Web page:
Obama Tough Guy On Illegal Immigration! That Was Then...

-By Warner Todd Huston

Once again we see that anything that Obama says has an expiration date. In 2006, then Senator Obama was a tough guy on illegal aliens. Flash forward to 2010 when he wants desperately to find an issue with which he can beat up on Republicans, suddenly Barack Obama pretends to be every illegal alien's buddy.

In 2006 an illegal alien named Elvira Arellano was discovered working illegally in Chicago. She escaped going into the custody of ICE officials and ended up hiding in a law breaking Catholic Church in Chicago. She was eventually apprehended and deported as she should have been. But before that happened this lawbreaker made a special plea to the two U.S. Senators in Illinois. Barack Obama was one of them.

He rejected her pleas saying, "We live in a country of laws. We don't do things sort of based on, you know, one person's situation."

Thanks to the ever alert Naked Emperor News...

Oh, a tough guy was he. Yep, just another Obama "principle" that was conveniently thrown away when Obama needs a new one to fit his new political needs.

(H/T Breitbart TV)

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  • Obama was not being "tough on imigration" when he refused to help Elvira Arellano. He was upholding the law. A man in office has a duty to uphold the law; if he doesn't agree with the law he should try to change it, but until that day he should uphold it. Obama may have been tough on immigration back then- I don't know- but that is a very poor example.

  • In reply to fairyonprozac:

    OK, then. If he should just accept a law because its a law, why is he speaking out against Arizona? It IS the law there, after all.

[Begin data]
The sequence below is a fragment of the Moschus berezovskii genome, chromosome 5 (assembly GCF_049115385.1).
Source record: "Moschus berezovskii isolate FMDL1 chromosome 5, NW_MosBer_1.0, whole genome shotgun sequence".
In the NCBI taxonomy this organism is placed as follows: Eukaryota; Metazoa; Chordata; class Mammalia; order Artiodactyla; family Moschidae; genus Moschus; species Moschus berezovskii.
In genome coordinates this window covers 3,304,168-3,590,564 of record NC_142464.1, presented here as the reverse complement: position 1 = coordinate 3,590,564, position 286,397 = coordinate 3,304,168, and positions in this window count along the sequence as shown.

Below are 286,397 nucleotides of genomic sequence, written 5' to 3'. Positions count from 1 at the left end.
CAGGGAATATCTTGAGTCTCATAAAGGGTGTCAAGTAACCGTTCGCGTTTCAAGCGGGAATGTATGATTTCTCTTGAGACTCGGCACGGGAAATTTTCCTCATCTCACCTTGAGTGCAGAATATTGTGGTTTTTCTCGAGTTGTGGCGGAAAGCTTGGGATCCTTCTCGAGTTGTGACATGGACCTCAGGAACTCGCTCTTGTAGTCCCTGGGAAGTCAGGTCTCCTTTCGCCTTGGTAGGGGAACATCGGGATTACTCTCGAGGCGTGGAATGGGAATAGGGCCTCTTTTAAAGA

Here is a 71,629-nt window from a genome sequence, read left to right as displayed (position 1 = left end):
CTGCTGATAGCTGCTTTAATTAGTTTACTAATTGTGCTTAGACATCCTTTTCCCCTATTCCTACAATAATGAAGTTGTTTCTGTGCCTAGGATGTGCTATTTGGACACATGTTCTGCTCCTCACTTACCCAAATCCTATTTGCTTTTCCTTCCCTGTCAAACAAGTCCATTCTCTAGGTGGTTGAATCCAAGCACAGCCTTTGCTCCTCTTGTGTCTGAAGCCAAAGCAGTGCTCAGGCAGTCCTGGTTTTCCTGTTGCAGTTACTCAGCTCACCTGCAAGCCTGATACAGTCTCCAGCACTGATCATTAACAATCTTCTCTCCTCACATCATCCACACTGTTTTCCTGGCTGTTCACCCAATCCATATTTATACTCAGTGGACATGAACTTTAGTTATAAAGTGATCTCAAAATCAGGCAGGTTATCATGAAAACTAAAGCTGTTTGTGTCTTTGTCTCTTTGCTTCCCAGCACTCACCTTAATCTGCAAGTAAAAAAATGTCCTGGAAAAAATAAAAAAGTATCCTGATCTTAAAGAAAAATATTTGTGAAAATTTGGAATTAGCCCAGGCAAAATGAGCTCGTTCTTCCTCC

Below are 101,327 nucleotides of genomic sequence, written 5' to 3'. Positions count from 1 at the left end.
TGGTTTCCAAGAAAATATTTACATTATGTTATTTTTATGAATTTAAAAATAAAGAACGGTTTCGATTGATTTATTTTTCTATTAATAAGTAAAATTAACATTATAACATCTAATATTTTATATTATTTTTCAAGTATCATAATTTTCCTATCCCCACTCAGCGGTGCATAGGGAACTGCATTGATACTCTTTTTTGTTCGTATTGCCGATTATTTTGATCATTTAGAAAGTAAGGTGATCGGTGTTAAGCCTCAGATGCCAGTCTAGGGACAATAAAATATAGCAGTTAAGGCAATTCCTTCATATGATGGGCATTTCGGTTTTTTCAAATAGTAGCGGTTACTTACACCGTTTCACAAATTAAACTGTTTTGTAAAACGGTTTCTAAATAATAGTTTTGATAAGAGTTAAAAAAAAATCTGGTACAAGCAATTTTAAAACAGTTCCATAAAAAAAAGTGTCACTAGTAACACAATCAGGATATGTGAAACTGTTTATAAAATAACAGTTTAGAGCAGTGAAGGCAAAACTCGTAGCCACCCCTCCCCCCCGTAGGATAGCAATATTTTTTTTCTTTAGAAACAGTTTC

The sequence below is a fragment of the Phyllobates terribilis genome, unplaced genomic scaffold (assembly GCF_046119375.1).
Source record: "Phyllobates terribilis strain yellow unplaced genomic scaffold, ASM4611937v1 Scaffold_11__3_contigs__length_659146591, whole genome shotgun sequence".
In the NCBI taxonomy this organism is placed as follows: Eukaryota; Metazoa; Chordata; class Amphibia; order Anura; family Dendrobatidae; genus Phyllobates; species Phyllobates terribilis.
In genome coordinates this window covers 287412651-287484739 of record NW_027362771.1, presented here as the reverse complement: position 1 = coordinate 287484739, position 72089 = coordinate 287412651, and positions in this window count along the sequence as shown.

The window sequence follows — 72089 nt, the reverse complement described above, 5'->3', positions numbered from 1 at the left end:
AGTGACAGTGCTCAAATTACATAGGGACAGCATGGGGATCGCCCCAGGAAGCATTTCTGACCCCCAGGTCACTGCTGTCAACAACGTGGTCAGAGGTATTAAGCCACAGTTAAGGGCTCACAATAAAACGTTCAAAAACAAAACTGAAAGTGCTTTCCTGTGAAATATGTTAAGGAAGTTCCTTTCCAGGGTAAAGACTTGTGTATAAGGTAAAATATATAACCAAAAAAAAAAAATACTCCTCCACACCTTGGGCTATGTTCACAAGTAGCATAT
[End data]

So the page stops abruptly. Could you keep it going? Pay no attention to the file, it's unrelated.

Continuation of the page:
• In reply to publiusforum:

    The Arizona law sets bad precedent. In reality, illegal immigration is actually better now than it was in 2006. In fact, the numbers have dropped and, since the financial meltdown, people are actually leaving America and heading back to Mexico (not in huge numbers, but it's happening). So, it's interesting that Arizona now decides the problem is a 'crisis.' Further, our federalism dictates that certain areas of law are better suited for the federal government - e.g. immigration. Allowing for 50 different states to regulate this body of law would confuse those trying to get over here, waste tons of money in administrative costs, and over all, be a poorly constructed inefficient immigration system. Hence, speaking out against Arizona and urging states not to take AZ's lead in an area that, since 2006, has become less of a problem in light of our economic pain, makes sense. I would go so far as to say he is urging states to comply with the law and our Constitutionally sanctioned federalist system. In essence, he is just telling Arizona to comply with the law. Because, you know, we don't do things based on one person's (or state's) situation.

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